A delegation including AFTA chief executive Jayson Westbury and Tourism & Transport Forum Australia (TTF) chief executive Margy Osmond appeared yesterday at the Senate inquiry into the Federal Government’s backpacker tax.
They told the inquiry that there was no economic justification for the Government to increase its departure tax – the Passenger Movement Charge (PMC) – to AUD 60 from 1 July 2017.
Osmond and Westbury tabled an analysis by KPMG that confirms the Federal Government will raise the AUD 540 million target it has arbitrarily set itself through the proposed changes to how backpackers are treated for tax purposes without the need to increase the holiday tax as well.
“We made the point very firmly to the Senate Committee that AUD 5 is a big deal to the travel industry and that any increase to the PMC is unwelcomed particularly when it is proposed to do nothing by top up revenue targets created by the government.”
Osmond told the inquiry that the tourism industry did not accept that the holiday tax hike must be considered lock-step with the backpacker tax package.
“They are two separate issues and as the KMPG analysis, that TTF has had commissioned, shows it is completely unnecessary for the Government to reach its desired revenue raising goal of AUD 540 million over the forward estimates.
“The Government wants this tax package to “wash its face”, and that’s fine, but it doesn’t have to take the travelling public to the cleaners.
“TTF’s position is that the reform package for working holiday makers should be supported by the Parliament to allow industry to secure its workforce and work to rebuild the working holiday market through the AUD 10 million funding allocation to Tourism Australia to run a promotional campaign.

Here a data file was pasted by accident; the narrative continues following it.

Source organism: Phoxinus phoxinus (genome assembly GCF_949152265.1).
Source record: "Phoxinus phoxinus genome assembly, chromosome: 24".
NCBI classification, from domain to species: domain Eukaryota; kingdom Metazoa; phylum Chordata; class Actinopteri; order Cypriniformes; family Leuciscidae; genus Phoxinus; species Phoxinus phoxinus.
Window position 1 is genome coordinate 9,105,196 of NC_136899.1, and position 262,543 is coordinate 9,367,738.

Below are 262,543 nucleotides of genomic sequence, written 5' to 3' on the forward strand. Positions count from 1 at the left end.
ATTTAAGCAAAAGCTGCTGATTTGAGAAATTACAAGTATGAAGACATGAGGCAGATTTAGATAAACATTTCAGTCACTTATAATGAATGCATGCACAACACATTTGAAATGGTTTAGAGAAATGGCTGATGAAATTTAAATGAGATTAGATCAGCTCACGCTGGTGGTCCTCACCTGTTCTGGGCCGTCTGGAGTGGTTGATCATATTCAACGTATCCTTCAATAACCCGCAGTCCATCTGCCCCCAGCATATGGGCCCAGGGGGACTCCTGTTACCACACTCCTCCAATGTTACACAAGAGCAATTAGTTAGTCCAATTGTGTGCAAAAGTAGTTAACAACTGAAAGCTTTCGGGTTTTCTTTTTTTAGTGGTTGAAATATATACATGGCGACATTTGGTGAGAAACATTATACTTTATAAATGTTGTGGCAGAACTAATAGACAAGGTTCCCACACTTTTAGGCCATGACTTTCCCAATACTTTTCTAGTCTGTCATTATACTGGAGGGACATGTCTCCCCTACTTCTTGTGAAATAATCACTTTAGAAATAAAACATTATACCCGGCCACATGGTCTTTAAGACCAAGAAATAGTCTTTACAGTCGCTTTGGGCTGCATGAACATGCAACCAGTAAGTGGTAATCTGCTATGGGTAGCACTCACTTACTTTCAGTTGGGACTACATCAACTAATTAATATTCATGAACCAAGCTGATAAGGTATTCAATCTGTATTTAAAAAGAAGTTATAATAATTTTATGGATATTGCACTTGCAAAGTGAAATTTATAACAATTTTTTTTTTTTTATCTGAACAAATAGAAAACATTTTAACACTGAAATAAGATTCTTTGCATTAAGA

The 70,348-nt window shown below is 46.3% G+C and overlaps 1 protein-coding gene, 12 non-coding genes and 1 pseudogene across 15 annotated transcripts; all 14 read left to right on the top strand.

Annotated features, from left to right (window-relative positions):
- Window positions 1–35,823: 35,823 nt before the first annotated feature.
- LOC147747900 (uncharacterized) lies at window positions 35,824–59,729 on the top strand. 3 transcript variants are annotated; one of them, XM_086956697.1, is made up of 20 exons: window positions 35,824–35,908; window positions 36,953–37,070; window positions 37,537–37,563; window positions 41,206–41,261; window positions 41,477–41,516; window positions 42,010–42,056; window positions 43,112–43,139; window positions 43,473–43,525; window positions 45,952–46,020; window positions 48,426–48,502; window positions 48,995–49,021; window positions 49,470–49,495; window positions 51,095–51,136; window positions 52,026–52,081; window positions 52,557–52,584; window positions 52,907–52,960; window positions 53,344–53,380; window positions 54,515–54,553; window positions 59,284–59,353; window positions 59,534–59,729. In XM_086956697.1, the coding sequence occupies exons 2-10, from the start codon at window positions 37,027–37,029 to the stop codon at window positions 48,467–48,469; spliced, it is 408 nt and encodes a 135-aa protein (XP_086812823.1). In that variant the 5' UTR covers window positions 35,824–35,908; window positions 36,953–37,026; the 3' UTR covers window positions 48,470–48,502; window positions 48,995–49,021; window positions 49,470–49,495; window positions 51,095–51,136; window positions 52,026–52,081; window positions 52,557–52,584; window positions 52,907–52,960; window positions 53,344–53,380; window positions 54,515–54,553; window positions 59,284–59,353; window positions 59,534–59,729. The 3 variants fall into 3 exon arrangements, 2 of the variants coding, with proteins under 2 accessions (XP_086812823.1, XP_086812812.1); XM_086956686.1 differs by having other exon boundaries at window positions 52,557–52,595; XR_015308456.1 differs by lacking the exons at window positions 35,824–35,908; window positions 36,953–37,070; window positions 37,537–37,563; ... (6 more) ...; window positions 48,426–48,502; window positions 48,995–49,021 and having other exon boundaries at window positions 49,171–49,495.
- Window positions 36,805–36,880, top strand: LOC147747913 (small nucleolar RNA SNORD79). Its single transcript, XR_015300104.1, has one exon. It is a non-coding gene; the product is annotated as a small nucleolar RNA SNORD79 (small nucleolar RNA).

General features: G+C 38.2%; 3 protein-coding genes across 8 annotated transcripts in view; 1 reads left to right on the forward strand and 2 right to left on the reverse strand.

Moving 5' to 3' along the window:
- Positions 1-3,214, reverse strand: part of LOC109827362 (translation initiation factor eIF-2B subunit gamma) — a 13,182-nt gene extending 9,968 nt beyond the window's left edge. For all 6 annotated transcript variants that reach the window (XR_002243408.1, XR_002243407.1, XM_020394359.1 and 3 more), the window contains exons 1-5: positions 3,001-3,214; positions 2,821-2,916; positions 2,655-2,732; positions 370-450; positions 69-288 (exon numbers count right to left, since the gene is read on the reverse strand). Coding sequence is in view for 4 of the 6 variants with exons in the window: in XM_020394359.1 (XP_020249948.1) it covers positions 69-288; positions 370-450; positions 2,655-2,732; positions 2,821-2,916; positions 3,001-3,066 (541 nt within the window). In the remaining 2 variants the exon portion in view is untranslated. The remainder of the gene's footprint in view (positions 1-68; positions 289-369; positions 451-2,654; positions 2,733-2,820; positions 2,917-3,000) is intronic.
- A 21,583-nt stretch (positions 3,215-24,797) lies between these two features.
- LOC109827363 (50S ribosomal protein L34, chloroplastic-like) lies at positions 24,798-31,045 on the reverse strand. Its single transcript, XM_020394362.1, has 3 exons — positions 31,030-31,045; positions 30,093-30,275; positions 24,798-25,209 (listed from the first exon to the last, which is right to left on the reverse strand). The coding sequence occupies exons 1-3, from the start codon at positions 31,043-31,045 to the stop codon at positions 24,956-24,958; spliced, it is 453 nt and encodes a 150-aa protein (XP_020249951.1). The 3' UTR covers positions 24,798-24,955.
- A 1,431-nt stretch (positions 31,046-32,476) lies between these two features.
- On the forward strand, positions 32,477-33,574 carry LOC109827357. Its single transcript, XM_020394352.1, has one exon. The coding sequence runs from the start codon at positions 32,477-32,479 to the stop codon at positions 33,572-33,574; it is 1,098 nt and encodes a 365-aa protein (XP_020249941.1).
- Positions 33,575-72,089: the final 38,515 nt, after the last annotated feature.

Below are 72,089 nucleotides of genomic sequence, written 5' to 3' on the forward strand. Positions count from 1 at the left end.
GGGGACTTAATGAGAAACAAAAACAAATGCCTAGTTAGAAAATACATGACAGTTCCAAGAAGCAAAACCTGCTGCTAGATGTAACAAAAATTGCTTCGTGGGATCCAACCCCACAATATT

“The holiday tax, or as the Government calls it the Passenger Movement Charge, on the other hand, will impact on 9.7 million Australians and 8 million international visitors departing the country and needs to be seriously scrutinised by policymakers on what its full impact will be before it becomes law,” Osmond said.
“The Government should never have included an increase to the Passenger Movement Charge in the reform package it announced last month, and TTF will make the strongest case why hiking the holiday tax should be abandoned.
“The Passenger Movement Charge is a AUD 1 billion tax on travel. It was introduced as a cost-recovery charge for passenger facilitation services (customs, border security) at our international gateways. The cost of providing those services is estimated to be around AUD 250 million, meaning that the Federal Government is profiting to the tune of AUD 750 million a year. That alone should be reason enough for the cash grab to be knocked back by the Senate.”
In a broader sense, the travel industry “is incredibly sensitive to price”, Osmond said.
“Tourism is a global industry and Australia is competing with destinations, many of which are much shorter distance than Australia, that are aggressively cutting the cost of travel.
“The Federal Government is very keen to dismiss this as just a AUD 5 increase or “a cup of coffee”. No, it will now be a AUD 60 tax on travel. That is AUD 240 for a family of four (over the age of 12). But when you add that to other travel costs such as the AUD 135 visa charge for a Chinese visitor – visa fees plus the holiday tax it brings the total cost of travel to Australia to nearly AUD 200 per person.”
The various bills are likely to be debated in the Senate the week of the 7 November 2016.
Edited by Peter Needham